Wixom ranger Saddlebags on a /5

Days before I picked up Die Hexe her Krauser bags (along with her side-covers) were stolen. While there is a special place in hell for folks who do such things to old bikes, in the end I think it turned out for the best. Looking around at the price of replacement Krauser bags was quite an eye-opening experience. The 300$ asking price for good-excellent condition bags for was more than I was willing to pay. In part becuase of the price, but in part because of the design. The flowing curves of the /5 bikes seemed at odds with the squared off, typewriter-esque carrier cases of the Krasuers. Looking around a bit more, however, I found a few examples of early 70's BMW sporting Wixom's and that was the end of that.

If anyone is interested in a fine set of Karuser brackets, just let me know. I have an extra set now simply collecting dust.

Wixom Bros Ranger Saddlebags - before restoration

As luck would have it, I found a prety beat up (but structurally in good condition) pair of Wixom Bros Ranger Saddlebags on Craigslist for $50. There were originally gel-coat? red and later painted black. The locks were in bad shape (but functional) and no lights or reflectors, but for the price I couldn't pass them up.

Mounting brackets

The mounting bracketes were a bit more difficult to find, but in the end I found a set that worked for SWB /5. Here they are sanded and repainted.


@@ one of these days write this up @@

Final product

Here are a few shots of the wixoms mounted after resotration.

And a couple more as things stand currently.

Additional modifications - Tool Tubes

I love these Wixom bags on my /5. One (small) gripe I have, however, is the extra gap that exists between the mounting bracket and the bike. I've always thought that gap was prime for additional storage compartments. After thinking about this a bit more, I came up with the idea of fitting a pair of (inexpensive) tool tubes on the inside of the mounting brackets. The spacing is (almost) too tight, but by positioning these tubes at the right angle, a fairly effective fit can be achieved.

And the fact they can hold a couple extra bottles of wine doesn't hurt either ;)

Special thanks

Ready Reference

Background on Wixom

NOTE: the following is snipped from http://capttop.blogspot.com/ as the site seems to be sketchy

The following is from Motorcycle Years from "Motorcycle Design" by Craig Vetter. This is from the manuscript of a new book on the History of Motorcycle Design after 1939 by Craig Vetter, motorcycle designer and now historian and writer.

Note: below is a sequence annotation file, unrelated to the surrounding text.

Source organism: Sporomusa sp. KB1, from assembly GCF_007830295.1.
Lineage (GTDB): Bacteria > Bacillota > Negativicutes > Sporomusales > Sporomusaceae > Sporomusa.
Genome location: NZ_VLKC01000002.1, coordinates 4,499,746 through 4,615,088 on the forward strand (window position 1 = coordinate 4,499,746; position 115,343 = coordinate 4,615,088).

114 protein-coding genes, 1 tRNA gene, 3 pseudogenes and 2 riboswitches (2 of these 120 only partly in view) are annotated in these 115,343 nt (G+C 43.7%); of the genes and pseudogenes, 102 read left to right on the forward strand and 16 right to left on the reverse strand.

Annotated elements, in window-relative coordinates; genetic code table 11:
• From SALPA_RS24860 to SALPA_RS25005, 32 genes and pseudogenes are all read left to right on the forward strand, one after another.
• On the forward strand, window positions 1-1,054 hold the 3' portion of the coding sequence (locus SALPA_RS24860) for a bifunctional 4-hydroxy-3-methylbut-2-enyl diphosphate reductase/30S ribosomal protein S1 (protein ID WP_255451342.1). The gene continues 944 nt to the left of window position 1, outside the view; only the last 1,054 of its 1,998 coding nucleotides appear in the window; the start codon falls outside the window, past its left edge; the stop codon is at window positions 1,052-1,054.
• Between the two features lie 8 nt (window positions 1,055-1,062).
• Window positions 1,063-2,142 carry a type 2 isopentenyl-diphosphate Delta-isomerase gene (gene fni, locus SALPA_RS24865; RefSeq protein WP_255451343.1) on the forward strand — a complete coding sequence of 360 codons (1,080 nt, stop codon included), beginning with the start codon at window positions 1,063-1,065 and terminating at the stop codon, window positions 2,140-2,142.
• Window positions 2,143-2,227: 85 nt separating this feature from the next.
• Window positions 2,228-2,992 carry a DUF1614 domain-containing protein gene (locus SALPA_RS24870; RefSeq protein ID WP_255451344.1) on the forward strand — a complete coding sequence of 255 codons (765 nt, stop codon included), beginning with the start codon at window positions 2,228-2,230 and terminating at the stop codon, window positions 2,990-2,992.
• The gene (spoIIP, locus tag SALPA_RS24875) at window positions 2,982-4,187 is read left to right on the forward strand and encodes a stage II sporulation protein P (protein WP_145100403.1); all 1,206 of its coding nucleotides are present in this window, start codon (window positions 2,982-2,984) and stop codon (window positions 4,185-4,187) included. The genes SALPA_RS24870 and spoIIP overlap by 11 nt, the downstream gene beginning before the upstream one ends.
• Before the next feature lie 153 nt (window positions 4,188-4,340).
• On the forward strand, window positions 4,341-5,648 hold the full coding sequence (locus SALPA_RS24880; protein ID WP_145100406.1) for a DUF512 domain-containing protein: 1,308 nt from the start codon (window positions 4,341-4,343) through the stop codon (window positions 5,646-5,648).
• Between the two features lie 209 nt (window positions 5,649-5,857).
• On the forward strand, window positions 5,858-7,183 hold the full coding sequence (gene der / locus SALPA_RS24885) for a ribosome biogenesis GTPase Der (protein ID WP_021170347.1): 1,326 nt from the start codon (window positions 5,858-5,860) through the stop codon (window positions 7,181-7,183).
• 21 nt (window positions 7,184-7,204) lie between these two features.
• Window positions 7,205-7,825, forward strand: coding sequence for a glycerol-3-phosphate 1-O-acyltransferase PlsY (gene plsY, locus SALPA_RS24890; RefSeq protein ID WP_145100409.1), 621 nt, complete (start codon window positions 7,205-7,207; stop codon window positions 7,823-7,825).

Preface to Wixom, May 24 1967: The "Summer of Love". I rode my 350
Yamaha from Illinois to LA to interview people who had already done
the kinds of things that I wanted to do. I scheduled visits with Floyd
Clymer, Bruce Meyers, Bill Van Tech and Dean Wixom to ask them what
advice they could give me so I would not make the same mistakes they
made. Well, I wanted take a trip too. All right, I also wanted to
check out Haight-Ashbury in San Francisco..

Floyd Clymer, founder and owner of Cycle Magazine, was ornery and
uncooperative. He wouldn't even let me ride his Munch Mammoth. Bruce
Meyers, inventor of the Meyers Manx dunebuggy, advised me to spend all
my efforts on molds: "Get them as perfect as you can". ( Bruce was
forever haunted by a crooked rear fender on his Manx ) Bill Van Tech
must have made a some kind of mistake because by the time I got to LA,
he was employed by Grant Industries and "unavailable". Dean Wixom,
fairing designer, was a real gentleman, taking me under his wing, even
inviting me to stay at his home.  We had taken two very different
approaches to fairing design. The Wixom fairing mounted to the
handlebars while the Vetter fairing mounted to the frame. Dean could
see that I too had designed for the American riding style. "Really",
he said, "the only advice I can give you is that very few people are
going to pay $100 for a fairing".

I couldn't do that. It cost me too much to make! I was counting on the
fact that there would be a place for my design too.

We became friends and competitors in the fairing business. But, it
wasn't until researching for this book that I learned just how far his
influence extended through motorcycling.

I am honored to tell of his contributions to motorcycle design.

America's first fairing designer, Dean Wixom May 24, 2005

Dean Wixom was an industrial arts student in Long Beach in 1960.  He
rode a BMW with an English Peel fairing, which he recognized as not
being right for the American riding style. Dean had learned fiberglass
at a summer job in high school. You know what came next.  .  By 1964,
Dean Wixom was getting America warmed up to fairings.  Dean Wixom was
a motorcyclist. He understood materials and he had a good sense of
design. And he was industrious. He had all the ingredients for
success.  Dean designed and made what he wanted on his motorcycle. In
so doing, he made what many American riders wanted too. Brother, Stan
left his job at IBM to invest in the venture. Wixom Brothers became
the biggest fairing manufacturer in America.

There were challengers Avon and Butler, the major fairing companies in
England, now set up distributors in the US to sell Café Fairings -
which were street versions of streamlining they saw on the tracks.

They were called cafe fairings because the English Rockers of the era
used them as they raced from café to café. Americans thought they